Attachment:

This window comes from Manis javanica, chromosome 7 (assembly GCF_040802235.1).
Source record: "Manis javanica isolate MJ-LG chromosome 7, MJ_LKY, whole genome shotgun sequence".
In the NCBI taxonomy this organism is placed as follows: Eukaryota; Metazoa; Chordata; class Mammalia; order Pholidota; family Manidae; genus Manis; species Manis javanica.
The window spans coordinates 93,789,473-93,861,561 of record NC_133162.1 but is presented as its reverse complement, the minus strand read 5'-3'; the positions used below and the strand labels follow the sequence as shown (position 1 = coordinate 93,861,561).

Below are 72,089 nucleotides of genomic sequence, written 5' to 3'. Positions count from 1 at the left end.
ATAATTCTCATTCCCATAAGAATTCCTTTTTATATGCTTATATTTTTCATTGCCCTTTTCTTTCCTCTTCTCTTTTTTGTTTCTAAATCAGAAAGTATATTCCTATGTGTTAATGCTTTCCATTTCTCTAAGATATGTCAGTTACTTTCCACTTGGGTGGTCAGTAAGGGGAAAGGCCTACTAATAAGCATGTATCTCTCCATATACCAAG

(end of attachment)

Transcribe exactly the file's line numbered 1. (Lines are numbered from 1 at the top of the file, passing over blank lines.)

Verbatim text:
This window comes from Manis javanica, chromosome 7 (assembly GCF_040802235.1).